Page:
Bots continues to be ‘dumping site’ for Japan used cars
By Mpho Tebele
Gaborone- Botswana continues to be a destination for vehicles from Japan, especially second hand cars, Statistics Botswana General Statistician Annah Majelantle has said amid concerns that the southern African nation has been turned into a dumping ground for Japan’s second hand cars.
According to Majelantle, most of the used vehicles were from Japan with 86.7 percent of the total used vehicles, followed by Singapore and South Africa with 5.0 and 3.5 percent respectively.
She said the majority of the new vehicles were from South Africa, which was 85.4 percent of the total new vehicles and vehicles bought in Botswana followed with 7.1 percent.
She said new vehicles from Japan made 2.2 percent of total new vehicles, while vehicles from Pakistan made 1.6 percent of total new vehicles. For rebuilt vehicles, 50.0 percent were rebuilt in Botswana, while Japan recorded 41.7 percent of total rebuilt vehicles.
South Africa and Germany each recorded 4.2 percent of total rebuilt vehicles.
Second hand cars from Japan shipped to Botswana are bought at anything from 2000 dollars. Thousands of Botswana citizens now own these second hand cars from Japan.
Japan, which has strict carbon emissions laws, has created a massive industry in second hand car exports to poor third world countries in the African continent like Botswana.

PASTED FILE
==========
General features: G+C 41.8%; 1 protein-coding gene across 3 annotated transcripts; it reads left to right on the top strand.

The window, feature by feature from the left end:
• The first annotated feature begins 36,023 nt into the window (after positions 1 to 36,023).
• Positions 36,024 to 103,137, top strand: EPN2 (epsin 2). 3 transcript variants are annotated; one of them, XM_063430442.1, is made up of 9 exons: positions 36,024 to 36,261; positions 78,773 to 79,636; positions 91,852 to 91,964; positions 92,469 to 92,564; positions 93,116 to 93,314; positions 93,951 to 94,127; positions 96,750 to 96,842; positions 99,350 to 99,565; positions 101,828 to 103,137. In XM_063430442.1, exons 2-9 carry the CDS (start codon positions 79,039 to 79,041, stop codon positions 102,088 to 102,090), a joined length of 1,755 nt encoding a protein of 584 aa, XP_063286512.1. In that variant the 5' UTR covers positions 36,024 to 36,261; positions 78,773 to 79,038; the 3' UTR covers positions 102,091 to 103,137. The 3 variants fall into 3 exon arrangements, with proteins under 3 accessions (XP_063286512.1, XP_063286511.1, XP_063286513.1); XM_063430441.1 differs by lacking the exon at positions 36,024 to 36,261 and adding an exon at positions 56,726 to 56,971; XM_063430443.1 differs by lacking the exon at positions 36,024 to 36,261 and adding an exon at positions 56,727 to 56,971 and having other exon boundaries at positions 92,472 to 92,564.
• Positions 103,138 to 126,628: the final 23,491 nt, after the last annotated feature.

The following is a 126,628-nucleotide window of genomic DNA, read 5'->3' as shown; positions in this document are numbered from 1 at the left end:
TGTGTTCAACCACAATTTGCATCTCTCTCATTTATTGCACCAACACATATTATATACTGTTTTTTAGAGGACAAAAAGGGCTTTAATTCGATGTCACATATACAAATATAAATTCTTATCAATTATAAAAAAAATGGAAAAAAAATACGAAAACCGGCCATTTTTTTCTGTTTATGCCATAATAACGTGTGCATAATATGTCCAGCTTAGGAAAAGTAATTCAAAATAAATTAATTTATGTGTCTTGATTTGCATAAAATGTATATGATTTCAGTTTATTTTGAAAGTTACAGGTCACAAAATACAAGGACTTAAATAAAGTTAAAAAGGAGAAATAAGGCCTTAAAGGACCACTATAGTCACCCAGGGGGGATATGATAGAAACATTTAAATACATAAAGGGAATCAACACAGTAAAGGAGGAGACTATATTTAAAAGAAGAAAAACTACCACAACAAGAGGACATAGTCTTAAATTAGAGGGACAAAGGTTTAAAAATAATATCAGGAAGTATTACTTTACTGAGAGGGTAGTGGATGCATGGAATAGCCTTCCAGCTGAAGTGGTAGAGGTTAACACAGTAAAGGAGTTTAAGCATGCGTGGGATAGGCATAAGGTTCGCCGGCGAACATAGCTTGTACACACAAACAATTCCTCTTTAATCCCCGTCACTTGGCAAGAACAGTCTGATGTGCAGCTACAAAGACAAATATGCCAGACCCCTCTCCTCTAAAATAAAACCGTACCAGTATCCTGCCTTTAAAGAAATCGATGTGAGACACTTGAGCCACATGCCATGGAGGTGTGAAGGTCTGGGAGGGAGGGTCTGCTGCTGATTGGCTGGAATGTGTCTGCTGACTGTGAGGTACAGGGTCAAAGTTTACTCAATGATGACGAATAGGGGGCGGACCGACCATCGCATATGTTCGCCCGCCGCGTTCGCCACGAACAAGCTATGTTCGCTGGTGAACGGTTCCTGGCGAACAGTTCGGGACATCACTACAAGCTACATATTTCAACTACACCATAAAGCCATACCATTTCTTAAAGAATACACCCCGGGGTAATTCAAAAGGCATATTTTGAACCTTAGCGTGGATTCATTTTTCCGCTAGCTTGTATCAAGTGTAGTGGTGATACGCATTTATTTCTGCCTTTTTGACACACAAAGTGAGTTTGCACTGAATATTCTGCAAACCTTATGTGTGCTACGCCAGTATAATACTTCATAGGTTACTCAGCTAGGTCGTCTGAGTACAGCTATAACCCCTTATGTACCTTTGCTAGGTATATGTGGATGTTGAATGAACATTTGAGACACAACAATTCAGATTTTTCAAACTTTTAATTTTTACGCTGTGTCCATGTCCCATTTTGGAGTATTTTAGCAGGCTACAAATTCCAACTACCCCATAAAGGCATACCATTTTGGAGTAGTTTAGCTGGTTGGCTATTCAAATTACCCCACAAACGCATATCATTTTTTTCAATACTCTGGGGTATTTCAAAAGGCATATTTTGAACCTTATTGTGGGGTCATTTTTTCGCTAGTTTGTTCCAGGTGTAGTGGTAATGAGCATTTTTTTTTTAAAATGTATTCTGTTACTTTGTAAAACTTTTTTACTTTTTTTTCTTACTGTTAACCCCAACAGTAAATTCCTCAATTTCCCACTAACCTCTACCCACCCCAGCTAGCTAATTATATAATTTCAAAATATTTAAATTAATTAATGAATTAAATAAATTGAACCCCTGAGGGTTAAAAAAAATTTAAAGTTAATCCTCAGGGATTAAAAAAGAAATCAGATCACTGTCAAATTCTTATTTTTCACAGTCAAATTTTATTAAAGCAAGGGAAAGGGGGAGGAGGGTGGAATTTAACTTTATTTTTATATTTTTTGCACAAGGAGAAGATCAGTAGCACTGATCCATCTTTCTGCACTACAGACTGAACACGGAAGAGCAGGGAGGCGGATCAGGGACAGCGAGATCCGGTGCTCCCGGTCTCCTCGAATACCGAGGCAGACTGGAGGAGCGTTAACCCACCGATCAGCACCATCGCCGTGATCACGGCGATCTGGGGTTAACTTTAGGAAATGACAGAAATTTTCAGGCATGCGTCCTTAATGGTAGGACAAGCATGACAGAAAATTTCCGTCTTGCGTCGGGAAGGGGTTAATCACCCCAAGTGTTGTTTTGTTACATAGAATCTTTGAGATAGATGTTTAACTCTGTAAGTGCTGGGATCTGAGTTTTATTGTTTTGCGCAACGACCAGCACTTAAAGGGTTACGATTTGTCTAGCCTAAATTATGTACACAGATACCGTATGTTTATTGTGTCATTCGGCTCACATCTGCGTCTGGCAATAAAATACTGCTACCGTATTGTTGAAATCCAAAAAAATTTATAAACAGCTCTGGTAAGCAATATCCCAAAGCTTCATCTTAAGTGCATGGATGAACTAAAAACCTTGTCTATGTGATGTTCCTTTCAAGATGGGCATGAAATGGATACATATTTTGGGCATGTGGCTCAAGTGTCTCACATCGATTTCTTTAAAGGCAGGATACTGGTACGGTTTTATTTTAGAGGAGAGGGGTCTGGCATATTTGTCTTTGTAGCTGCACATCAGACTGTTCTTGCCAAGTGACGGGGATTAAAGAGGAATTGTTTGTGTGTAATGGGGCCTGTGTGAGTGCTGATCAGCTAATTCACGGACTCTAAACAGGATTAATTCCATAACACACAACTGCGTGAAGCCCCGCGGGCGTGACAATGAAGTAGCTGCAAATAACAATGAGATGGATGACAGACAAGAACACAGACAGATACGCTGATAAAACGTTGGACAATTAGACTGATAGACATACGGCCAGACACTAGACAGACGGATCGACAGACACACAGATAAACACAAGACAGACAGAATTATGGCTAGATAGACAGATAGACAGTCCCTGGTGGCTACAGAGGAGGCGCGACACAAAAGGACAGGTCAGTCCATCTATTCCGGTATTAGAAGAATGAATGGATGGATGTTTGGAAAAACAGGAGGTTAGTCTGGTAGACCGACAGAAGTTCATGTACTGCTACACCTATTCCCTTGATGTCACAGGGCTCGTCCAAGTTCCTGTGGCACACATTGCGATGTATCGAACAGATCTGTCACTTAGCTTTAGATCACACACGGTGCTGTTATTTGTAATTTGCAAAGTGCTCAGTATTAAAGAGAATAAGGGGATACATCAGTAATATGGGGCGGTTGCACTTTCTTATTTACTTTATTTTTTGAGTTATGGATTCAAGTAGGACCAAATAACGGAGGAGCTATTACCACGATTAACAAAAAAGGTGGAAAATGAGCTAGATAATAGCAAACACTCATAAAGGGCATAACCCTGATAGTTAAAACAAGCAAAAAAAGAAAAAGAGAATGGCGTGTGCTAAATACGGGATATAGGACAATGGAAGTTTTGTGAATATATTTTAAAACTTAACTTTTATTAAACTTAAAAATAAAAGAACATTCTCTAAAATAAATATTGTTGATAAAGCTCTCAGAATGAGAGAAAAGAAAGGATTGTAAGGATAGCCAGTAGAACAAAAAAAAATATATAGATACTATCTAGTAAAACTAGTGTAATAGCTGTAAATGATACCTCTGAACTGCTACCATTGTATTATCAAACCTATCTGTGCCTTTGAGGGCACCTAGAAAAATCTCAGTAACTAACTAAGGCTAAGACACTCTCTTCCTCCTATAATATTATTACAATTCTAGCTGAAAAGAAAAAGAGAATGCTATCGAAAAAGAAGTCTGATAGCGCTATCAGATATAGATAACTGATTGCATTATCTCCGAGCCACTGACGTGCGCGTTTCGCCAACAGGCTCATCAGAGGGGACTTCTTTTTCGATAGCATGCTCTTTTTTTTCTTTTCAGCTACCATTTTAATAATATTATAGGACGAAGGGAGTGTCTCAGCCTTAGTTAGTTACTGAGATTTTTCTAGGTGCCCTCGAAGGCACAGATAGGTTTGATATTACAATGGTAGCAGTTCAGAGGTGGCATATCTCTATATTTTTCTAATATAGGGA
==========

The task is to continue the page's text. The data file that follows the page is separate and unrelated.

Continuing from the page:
But there are growing concerns that imported second hand vehicles have now littered roads in urban centres of African countries including Botswana.
Environmentalists have long warned that emissions from these vehicles are becoming a major source of air pollution.
Answering a question from a journalist recently who wanted to know if the government does not consider banning second hand cars imported from Asian countries to reduce carbon emissions, Environmental Minister Tshekedi Khama said “these vehicles coming outside Botswana are a double sword.”
He said the vehicles have benefited a considerable number of Batswana since they are affordable. Therefore, he took issue with the country’s transport system saying it is wanting in many aspects.
“Is our transport system suitable, is it of required standard, no it is not. We should have a good transport system. Let’s ensure that the emissions from these cars are of acceptable standard,” he said.
A taxi transport operator, Wabuya Keobonye said the vehicles from Japan have benefited ordinary citizens citing himself as one of the people who are irking out a living from using the cars for public transport business.
“Currently I have five taxis and my cousin has seven and we have in a way created employment by hiring some people as drivers.
“We are not the only one who have done that as there a number of taxi owners who have also done the same,” he said adding that currently almost every household in the country has a car.